Development proof of concept
From the very start of our project, we investigated how we could transfer !MPACT into the real world in a lucrative way. To accomplish this, we defined our primary customers whom we approached to understand their values, needs, and pains. Together with experts in the pharmaceutical industry, we performed multiple analyses concerning our customers, the product, the product’s position in the market, our commercialization strategy, the financial plan, and our team. Combining insights, we gained from the experts and with the outcome of our analyses, we constructed a business plan to commercialize !MPACT. To validate our business plan, we participated in the TU/e Contest, where we pitched our project to business experts of large (pharmaceutical) companies, including Novartis, ThermoFisher Scientific, Organon, Medtronic, and other stakeholders. We reached the finals of this competition and won the Audience Award (Figure 1), emphasizing the potential of our business idea. On these pages we share information and analyses of the customer, product and our team. For more details, arguments, and assumptions that support the presented analyses we encourage you to read our business plan. If you would like to know more about how the business stakeholders helped us shape our business plan, please take a look at our Integrated Human Practices page.
This page elaborates on the problem statement, the opportunity iGEM TU Eindhoven discovered, the targeted customer, relevant stakeholders, and the end-users of our product. For more detailed information and assumptions please read the Business plan.
Currently, 3-5% of the world population is affected by autoimmune diseases and this number is rising.1,2 The iGEM TU Eindhoven 2022 team focuses on the life-threatening autoimmune disease named antineutrophil cytoplasmic antibody (ANCA)-associated vasculitis (AAV).3 This is a collection of severe chronic disorders characterized by granulomatous and neutrophilic tissue inflammation causing necrosis of blood vessels.3–5 The necrosis of vessels leads to insufficient oxygen supply to the organs behind the vessels. Consequently, a decrease in tissue functioning or tissue death occurs.6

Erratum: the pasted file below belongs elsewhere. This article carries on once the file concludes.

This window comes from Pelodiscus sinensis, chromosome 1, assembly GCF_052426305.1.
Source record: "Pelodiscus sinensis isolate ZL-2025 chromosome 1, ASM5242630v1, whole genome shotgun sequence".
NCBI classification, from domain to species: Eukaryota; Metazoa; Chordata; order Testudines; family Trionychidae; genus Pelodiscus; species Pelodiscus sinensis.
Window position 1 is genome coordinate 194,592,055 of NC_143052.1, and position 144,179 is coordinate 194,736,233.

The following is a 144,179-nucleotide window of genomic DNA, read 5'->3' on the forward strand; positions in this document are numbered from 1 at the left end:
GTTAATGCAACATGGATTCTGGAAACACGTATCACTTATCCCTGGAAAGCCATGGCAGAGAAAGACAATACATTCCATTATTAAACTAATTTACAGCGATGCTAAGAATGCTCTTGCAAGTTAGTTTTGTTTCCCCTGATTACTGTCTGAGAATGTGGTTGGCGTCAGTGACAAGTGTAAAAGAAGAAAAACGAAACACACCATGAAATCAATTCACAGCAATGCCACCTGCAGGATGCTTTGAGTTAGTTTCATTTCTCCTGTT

The current treatments for AAV are often immunosuppressive drugs i.e. drugs that suppress the immune system such as prednisolone (glucocorticoids), cyclophosphamide, and rituximab.7 These current treatments are often effective but due to the unspecific suppression of the immune system, burdensome side effects are associated and patients are more prone to infectious diseases.5,8 AAV damages organs, however, the cumulative exposure to glucocorticoids and immunosuppressive drugs of current treatments contributes to the organ damage as well.7 Additionally, the current treatments can only be used for a limited time span since longer use is not bearable for the patient. 10-30% of the patients do not respond to the current immunosuppressive drugs, 50% of the patients have relapses of the disease after 5 years despite the immunosuppression, the treatment-related toxicity contributes to morbidity and disabilities, and because of the high healthcare expenditures and workloads, there is a high unmet need in the treatment of AAV.7,9
More information about AAV can be found on the Project description page.
The problem described in the problem statement leads to the opportunity that iGEM TU Eindhoven discovered. The field of AAV should be heading towards a treatment that is less burdensome for the patient, prevents AAV relapses, and decreases healthcare costs and workload. A potential option is via personalized therapies. A personalized tailored treatment would reduce side effects since it only is active when the pathogenic disease markers (ANCAs) for AAV are present in the patient.10 With !MPACT, iGEM TU Eindhoven is designing a Modular Personalized Autoimmune Cell Therapy that consists of engineered patient cells that couple the presence of pathogenic biomarkers to an immunosuppressive response as a patient-tailored treatment for AAV symptoms.
It needs to be administered once, prevents relapses, has fewer side effects for the patient, and reduces the workload for hospitals. iGEM TU Eindhoven starts with designing this cell therapy for AAV, but eventually also aims to make !MPACT suitable for other autoimmune diseases. More information about !MPACT can be found in the Product Section.